Insurers paid out a record $ 132 Billion for economic losses from global natural disasters: time to act

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AON(1)  estimates that economic losses from global natural disasters in 2022 reached $ 313 billion. Of these, insurers covered $132 billion: ranking 2022 as the fifth costliest year for insurers on record. The range of extreme weather events included floods, droughts, earthquakes, typhoons and heatwaves. Floods were the deadliest and accounted for 88.4 per cent of total deaths globally(2).  As a snapshot: in Pakistan floods affected 33 million people and caused 1,739 deaths while in Bangladesh and India floods affected 7.2 million and 1.3 million people, respectively. Though on a smaller scale, floods in the Democratic Republic of Congo killed 169 people and affected nearly 40,000 people.  Major droughts in the United States, Europe and China went on record as being among the top ten costliest disasters of 2022.

The scale, complexity and interconnectivity of extreme climatic events in 2022 underpins the role of climate change and pre-existing vulnerability of the most affected communities. To put this in perspective: in Indonesia and Afghanistan, the devastating earthquakes mostly affected communities living near their epicenters. Indonesia sits on the Pacific Ring of Fire, while Afghanistan lies on the Alpide belt. Consequently, the Afghanistan earthquake claimed 1,000 lives(3).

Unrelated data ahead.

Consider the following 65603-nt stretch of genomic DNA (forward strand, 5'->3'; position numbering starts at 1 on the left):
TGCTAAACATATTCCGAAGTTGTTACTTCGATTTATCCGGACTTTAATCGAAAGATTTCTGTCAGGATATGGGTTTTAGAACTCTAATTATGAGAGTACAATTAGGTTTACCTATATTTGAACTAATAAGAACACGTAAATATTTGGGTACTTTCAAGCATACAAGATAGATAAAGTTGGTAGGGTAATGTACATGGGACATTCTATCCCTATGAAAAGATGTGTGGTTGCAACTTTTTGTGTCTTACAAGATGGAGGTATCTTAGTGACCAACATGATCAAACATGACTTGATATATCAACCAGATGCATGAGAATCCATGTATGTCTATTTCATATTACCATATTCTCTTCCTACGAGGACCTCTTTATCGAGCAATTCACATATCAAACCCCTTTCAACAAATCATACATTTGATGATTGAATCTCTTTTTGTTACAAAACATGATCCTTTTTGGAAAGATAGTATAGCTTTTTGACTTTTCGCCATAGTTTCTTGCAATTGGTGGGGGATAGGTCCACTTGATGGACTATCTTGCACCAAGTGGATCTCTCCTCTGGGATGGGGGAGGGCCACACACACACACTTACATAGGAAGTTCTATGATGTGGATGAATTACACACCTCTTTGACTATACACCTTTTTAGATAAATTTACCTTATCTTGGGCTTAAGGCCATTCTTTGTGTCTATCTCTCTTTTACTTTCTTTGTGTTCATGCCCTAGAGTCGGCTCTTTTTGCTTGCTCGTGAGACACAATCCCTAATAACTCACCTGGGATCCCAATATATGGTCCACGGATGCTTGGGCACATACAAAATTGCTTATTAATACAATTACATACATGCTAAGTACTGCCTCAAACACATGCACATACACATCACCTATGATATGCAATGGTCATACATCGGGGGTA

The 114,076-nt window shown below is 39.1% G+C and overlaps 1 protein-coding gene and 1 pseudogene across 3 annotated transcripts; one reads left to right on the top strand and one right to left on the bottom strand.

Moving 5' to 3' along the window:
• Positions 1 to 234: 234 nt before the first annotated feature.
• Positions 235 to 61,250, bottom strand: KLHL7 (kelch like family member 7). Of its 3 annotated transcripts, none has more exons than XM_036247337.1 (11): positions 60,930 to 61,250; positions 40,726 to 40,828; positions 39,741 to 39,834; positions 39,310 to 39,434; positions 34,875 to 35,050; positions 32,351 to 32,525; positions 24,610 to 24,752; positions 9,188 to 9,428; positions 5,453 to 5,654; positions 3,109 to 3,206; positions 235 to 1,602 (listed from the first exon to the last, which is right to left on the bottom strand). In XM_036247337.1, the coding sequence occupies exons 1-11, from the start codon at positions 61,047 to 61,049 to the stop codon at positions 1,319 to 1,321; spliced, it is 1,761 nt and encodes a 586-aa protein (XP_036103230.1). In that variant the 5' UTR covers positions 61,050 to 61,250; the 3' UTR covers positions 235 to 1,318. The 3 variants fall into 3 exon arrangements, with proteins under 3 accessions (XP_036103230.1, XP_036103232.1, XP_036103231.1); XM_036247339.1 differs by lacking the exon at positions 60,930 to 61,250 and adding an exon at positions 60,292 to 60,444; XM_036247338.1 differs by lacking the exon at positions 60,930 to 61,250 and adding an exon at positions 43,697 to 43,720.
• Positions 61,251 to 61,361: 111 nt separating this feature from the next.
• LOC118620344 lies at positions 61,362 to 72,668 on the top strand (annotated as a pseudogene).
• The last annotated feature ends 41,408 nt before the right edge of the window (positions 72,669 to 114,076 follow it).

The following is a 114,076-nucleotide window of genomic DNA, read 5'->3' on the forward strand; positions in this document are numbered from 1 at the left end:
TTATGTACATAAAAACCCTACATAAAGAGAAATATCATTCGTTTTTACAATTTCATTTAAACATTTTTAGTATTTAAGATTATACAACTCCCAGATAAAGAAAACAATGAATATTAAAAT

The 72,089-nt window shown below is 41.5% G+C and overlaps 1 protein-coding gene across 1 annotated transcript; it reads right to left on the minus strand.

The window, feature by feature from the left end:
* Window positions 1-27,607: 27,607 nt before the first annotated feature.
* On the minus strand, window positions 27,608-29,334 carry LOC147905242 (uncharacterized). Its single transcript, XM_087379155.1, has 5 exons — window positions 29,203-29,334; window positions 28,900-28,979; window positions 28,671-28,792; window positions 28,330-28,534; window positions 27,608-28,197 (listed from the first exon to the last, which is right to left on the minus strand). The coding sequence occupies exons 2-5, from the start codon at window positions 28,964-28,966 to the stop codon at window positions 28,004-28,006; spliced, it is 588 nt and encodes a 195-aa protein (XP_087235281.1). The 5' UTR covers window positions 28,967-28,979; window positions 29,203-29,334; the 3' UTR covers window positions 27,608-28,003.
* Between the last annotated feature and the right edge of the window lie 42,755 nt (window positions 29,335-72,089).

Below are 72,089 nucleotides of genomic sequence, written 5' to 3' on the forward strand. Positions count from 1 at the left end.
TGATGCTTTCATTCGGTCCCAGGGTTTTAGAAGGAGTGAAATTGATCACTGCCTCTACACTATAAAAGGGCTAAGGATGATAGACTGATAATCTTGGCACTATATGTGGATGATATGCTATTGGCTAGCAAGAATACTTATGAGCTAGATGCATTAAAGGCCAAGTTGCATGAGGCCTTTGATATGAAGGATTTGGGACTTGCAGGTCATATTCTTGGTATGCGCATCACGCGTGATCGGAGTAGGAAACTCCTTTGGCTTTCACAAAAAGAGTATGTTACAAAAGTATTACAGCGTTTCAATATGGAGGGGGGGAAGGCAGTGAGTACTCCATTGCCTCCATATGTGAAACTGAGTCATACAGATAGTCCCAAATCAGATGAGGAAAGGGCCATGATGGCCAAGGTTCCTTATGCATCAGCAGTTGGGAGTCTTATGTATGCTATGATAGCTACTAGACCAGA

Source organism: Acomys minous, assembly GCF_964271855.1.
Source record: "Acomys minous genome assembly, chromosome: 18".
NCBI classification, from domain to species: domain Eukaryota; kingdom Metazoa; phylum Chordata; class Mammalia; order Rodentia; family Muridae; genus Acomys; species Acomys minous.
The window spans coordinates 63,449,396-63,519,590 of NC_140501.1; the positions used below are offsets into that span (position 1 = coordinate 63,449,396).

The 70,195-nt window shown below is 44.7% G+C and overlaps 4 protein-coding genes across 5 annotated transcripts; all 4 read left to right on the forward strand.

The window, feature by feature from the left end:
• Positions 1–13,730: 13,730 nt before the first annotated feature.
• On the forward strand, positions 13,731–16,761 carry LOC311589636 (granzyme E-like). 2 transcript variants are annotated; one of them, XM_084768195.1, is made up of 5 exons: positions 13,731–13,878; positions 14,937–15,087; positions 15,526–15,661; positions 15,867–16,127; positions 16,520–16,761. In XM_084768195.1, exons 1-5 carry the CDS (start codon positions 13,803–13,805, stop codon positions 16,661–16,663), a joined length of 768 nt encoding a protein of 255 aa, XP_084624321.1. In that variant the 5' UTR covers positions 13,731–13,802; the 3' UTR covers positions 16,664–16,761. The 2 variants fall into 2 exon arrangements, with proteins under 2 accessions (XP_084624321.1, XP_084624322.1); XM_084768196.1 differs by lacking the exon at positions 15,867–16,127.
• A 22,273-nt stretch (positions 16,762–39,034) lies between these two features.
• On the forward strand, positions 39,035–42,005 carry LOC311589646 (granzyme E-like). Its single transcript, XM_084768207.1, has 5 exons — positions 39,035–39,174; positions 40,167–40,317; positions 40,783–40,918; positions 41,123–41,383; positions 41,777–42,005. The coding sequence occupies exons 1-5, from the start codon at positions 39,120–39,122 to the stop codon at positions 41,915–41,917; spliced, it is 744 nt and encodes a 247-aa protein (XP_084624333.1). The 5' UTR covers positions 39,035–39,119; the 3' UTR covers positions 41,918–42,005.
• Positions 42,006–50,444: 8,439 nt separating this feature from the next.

Reflecting on these disasters within a global protection gap of 58% presents an opportunity for (re)insurers both public and private to collaborate in increasing protection of the most vulnerable while increasing global resilience. The year 2023 is the year to make a difference: it is time to act. One promising area is in forward-looking and avant-garde simulation based modelling for multiple perils. Another is cohesive and coherent proactive financing of climatic disasters through instruments such as the Global Shield against Climate Risk to name a few global initiatives.

[1] AON. 2023 Weather, Climate and Catastrophe Insight

[2] & [3]  2022: A year when disasters compounded and cascaded